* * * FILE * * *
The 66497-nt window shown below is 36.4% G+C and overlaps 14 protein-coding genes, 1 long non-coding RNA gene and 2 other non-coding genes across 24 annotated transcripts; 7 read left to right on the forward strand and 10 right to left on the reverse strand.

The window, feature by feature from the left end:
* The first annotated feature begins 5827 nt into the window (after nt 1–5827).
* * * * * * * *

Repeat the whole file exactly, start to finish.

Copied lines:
The 66497-nt window shown below is 36.4% G+C and overlaps 14 protein-coding genes, 1 long non-coding RNA gene and 2 other non-coding genes across 24 annotated transcripts; 7 read left to right on the forward strand and 10 right to left on the reverse strand.

The window, feature by feature from the left end:
* The first annotated feature begins 5827 nt into the window (after nt 1–5827).